Nigerian student captures global attention for illustrating medical images in black

Nigerian student captures global attention for illustrating medical images in black

A Nigerian student identified as Chidiebere Ibe has captured the attention of a global audience for bringing black illustrations into medicine.

1st News reports that the illustrations by Ibe, 25, have gone viral worldwide.

The illustrations, which depict medical diagrams and depictions of human organs in black, stunned many around the world after they emerged on the internet recently. Ibe had bucked a trend which had, from time, seen diagrams or illustrations in medical media; as well as biology textbooks largely feature white- to pale-skinned bodies.

However, Ibe, a medical illustrator and neurosurgeon student at Kyiv Medical School in Ukraine, had challenged the age-long status quo when he shared the artwork of a black foetus. He had captioned it: “I’m black, and black is beautiful! Diversity in Medical Illustration. More of this should be encouraged!”

Thereafter, the post had blown up on the micro-blogging site, Twitter.

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Nigerian student

By the morning of Monday, December 20, 2021; it had gone viral, hitting 41,000 retweets and nearly 170, 000 likes. In a chat with NBC News which shared the images on its Twitter handle; the Nigerian medical student admitted he had no idea that the post would go viral.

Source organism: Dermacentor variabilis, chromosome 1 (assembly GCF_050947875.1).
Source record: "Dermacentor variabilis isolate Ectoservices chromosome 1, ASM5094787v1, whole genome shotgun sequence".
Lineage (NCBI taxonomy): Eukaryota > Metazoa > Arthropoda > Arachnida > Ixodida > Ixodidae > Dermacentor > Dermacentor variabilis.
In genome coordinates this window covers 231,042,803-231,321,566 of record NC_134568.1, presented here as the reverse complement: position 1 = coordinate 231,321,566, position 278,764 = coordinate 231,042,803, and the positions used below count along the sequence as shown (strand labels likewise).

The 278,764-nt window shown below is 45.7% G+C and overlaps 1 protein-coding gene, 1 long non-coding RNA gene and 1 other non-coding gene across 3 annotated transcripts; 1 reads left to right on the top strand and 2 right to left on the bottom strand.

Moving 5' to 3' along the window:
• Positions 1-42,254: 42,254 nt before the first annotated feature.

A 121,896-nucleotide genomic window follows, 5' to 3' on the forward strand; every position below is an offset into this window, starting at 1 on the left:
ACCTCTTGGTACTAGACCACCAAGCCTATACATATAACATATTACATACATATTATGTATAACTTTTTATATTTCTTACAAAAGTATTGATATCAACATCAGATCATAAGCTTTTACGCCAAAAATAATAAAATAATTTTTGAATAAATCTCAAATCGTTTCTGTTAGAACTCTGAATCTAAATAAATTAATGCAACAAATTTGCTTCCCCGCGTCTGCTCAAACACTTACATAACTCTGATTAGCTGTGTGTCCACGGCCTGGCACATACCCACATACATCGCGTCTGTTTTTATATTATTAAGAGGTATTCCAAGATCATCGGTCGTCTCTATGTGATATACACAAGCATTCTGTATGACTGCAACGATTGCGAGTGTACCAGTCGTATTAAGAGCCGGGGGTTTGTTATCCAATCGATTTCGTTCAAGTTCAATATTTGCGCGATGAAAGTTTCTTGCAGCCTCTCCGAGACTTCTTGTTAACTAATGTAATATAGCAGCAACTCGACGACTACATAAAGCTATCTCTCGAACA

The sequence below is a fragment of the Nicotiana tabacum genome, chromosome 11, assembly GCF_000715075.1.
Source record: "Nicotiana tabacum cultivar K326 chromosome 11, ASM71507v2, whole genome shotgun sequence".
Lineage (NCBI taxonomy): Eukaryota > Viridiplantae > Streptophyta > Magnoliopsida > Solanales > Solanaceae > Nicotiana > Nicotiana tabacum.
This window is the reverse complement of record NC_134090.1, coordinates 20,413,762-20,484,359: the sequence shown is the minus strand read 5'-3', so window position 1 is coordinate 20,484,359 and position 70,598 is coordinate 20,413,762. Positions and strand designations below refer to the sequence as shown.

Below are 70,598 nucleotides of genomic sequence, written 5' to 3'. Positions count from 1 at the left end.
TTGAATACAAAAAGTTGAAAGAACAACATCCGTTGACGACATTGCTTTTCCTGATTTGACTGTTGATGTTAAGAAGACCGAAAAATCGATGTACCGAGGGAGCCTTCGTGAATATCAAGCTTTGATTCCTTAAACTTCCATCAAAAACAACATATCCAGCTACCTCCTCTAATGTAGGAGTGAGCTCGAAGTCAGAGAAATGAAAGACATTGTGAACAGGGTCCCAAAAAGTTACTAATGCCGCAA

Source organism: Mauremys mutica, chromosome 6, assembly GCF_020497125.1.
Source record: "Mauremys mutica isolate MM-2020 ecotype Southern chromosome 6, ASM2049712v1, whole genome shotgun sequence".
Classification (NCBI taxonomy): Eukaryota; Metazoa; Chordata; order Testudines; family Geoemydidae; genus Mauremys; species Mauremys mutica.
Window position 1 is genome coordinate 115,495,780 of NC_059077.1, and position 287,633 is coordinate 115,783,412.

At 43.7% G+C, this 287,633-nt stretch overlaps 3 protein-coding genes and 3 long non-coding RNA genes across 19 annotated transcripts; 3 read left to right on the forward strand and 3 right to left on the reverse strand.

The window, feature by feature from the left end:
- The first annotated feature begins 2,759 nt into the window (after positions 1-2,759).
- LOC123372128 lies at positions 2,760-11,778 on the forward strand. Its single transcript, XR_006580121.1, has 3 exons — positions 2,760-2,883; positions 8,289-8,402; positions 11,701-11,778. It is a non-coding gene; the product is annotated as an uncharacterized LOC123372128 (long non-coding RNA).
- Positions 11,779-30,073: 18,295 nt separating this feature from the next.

“I wasn’t expecting it to go viral. I was just sticking up for what I believe in; advocating for equality in health through medical illustrations.

“I made a deliberate action to constantly advocate that there be inclusion of Black people in medical literature.”

A native of Ebonyi State in South-East Nigeria, Ibe revealed that he noticed that the patients in medical diagrams are always depicted as white, so he decided to change that. Consequently, he had embarked on drawing medical illustrations in black thereafter and had been sharing same on social media several months ago before his black foetus illustrations went viral.

“Little did I understand what the drawing meant to a lot of people,” Ibe told NBC News.

“On my LinkedIn, on my Twitter, on my Instagram, I read the comments and they really touched me. I was crying. It was amazing to see how good people felt about it. People could see themselves in the drawing,” Ibe said.

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